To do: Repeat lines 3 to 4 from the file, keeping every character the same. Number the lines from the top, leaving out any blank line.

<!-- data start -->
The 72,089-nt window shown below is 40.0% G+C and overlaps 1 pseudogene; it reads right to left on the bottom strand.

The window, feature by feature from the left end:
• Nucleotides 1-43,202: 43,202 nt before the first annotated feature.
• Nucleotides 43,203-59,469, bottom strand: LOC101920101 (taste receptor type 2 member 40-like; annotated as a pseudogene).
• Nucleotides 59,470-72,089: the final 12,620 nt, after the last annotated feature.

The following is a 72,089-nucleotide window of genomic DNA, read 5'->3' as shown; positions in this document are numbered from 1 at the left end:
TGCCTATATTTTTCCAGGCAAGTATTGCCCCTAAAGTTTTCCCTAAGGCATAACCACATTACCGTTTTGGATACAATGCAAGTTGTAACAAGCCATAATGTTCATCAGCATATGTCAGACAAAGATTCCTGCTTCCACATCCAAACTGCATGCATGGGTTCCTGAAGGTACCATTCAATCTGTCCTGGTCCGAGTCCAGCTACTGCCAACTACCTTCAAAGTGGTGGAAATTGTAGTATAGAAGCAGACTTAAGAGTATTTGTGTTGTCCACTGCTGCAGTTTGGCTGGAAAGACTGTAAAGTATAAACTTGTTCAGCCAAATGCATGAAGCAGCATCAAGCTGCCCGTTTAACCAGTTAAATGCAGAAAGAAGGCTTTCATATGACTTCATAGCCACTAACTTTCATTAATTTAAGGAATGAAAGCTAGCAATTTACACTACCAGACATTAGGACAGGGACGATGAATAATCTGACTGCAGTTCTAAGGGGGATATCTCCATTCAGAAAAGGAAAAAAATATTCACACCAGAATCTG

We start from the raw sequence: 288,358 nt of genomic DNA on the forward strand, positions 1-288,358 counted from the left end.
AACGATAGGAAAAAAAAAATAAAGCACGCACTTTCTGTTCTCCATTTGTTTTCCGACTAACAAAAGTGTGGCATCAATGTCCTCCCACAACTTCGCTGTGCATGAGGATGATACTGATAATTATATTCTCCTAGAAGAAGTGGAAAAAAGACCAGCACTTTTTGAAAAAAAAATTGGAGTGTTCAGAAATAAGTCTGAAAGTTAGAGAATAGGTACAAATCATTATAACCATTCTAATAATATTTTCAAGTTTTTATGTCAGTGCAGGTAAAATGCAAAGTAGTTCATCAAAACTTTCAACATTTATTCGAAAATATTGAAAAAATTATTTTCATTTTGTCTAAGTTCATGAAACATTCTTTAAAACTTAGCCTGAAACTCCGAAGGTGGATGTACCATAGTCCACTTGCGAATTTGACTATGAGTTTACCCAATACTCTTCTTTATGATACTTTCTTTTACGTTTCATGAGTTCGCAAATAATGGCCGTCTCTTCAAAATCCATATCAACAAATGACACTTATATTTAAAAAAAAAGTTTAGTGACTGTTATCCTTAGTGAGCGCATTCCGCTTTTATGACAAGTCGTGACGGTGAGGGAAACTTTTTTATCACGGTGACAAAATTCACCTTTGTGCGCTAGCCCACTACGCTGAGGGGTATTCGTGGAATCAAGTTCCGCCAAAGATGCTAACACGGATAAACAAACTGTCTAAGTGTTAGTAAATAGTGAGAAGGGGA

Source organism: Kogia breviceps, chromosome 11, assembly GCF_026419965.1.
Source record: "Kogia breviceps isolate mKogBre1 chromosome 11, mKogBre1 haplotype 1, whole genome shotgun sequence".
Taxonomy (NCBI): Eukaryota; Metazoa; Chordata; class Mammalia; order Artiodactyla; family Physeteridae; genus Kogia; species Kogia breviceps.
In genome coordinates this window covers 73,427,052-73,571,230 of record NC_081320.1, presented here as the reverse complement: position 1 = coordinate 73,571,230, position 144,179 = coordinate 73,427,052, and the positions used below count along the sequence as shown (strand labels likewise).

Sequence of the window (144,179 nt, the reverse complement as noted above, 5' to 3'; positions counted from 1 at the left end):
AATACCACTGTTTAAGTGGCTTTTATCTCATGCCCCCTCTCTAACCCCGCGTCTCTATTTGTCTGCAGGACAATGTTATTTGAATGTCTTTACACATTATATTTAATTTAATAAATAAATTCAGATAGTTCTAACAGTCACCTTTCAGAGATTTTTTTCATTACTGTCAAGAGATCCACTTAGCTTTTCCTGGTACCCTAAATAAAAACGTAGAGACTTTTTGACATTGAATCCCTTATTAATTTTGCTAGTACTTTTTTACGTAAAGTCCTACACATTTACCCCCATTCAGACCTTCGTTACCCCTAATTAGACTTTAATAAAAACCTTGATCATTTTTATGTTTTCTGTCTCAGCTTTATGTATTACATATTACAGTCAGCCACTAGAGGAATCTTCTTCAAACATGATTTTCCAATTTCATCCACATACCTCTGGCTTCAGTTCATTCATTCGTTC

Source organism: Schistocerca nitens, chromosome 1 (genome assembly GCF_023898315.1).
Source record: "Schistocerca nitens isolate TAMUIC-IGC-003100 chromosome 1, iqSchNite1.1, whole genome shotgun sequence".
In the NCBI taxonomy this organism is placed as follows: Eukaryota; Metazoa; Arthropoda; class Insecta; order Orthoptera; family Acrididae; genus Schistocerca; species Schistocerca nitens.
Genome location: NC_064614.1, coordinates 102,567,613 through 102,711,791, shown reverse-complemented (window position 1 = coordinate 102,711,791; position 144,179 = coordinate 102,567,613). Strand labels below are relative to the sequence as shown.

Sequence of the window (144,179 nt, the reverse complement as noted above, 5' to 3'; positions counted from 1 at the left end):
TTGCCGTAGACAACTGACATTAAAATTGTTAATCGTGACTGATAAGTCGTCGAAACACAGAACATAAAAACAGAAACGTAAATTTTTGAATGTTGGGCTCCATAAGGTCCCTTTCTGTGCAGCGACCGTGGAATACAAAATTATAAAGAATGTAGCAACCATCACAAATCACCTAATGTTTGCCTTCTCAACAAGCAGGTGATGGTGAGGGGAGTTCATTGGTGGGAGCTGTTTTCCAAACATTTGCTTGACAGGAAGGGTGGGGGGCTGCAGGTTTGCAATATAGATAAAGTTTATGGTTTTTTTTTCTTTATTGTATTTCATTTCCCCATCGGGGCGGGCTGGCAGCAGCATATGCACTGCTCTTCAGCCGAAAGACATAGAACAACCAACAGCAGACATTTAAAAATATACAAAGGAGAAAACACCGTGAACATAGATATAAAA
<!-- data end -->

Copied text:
• Nucleotides 1-43,202: 43,202 nt before the first annotated feature.
• Nucleotides 43,203-59,469, bottom strand: LOC101920101 (taste receptor type 2 member 40-like; annotated as a pseudogene).